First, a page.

There are companies that I work in that inside their grounds, their speed limit is seven miles an hour, 12 miles, something that's odd. So, I'll defer to you on that point, I agree with that.

It just makes people think versus being on autopilot because if someone says five minutes, my first reaction is to push back a little bit. 10 minutes push back, seven or eight, my attention has gotten piqued. Just a little bit different and what do you ask during that time? I'm sorry,

I'm going to ask an interviewer, I will tell them, I read the job description. I've read about the company, whatever, I'd like your view of how you view this job? What specific capabilities, abilities, talents, and temperaments you're looking for in a candidate? What are the rigors of this job? What is it going to demand of me? Is there anything that you know, that is not in the job description in terms of the way I would spend my time? Those types of things, I just want to hear the manager talk about the type of person that they're looking for and how they describe the job, which sometimes , you know, this is completely different than the job description and that's one of the reasons in addition to making the connection, that you make the phone call, you need to find that out in advance, you don't need to find that out when you sit down and they go, well, let me tell you, the job description not really accurate, this is what we want you to do and you say to yourself, well shoot, if I had known that I wouldn't be here.

It's funny, I do that question I teach people do that question at the beginning of the interview because if you do it in advance, sometimes things change again. So, I'll have them arrive at the interview and if it's an in person has people lower their butt to the seat, they started talking and say, hey, thanks so much for making time to meet with me today, I really appreciate it. You know, I recall the position description, I want to get your take on the role, because you tell me about the job as you see it and what I can do to help and then you have the current roadmap for the thinking about the job at the beginning of the interview, instead of when people normally find out about it at the end of the interview, when they ask if you have any questions and they say...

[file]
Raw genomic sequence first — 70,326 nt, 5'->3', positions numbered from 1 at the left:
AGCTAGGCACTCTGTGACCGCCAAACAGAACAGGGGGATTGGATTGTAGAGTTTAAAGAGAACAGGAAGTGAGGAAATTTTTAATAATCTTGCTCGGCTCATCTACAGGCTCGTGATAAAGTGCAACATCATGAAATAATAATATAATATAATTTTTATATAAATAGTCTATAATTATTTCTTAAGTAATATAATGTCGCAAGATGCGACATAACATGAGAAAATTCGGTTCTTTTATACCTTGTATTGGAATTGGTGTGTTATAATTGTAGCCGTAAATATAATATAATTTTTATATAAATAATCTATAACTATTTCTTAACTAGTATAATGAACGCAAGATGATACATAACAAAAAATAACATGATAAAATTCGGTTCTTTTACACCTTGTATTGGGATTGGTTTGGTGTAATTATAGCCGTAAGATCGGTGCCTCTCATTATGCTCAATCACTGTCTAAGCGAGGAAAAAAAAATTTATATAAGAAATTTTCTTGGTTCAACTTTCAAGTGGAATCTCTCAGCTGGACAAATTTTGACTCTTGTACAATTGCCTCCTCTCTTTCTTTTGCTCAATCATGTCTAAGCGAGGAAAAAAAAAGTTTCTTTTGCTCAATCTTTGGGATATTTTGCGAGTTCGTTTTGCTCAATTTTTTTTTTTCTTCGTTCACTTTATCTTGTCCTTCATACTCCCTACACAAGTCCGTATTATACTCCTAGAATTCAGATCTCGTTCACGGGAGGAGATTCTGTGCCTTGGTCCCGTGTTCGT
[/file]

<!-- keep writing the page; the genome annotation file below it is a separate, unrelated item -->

Sometimes, my knowledge of how they squeeze these interviews in is they may not have allotted for that and so now the manager may not go into a lot of detail. Because it's going we don't really have time for that we're already behind interviewing people, and we don't so the other place that you can do that is and I often tell people to ask for this, when they're outside the room, you know, if there's an interview room, and you are sitting patiently outside, somebody, I call that person, the greeter, the greeter will come out and greet you and it could be HR, the hiring manager, or somebody on the panel, that's just their job today and so they'll say, do you have any questions, and so you can cover it out there also, and then it maybe wouldn't take so much time in the interview. But there's lots of ways, you know, as we're discussing, there's lots of ways to do this, the whole point is to do it, at some point with someone to make sure that you are crystal clear that this is the job you want. So, that you can say with exuberance, I know for a fact, this is the job that will capitalize on my strengths. This is a job where I can give back and contribute to this company and you can say that with the energy that they want to hear.

Excellent, we only have a few more minutes left, because we didn't really roll in nicely here, what else should we cover in the way of how people can connect?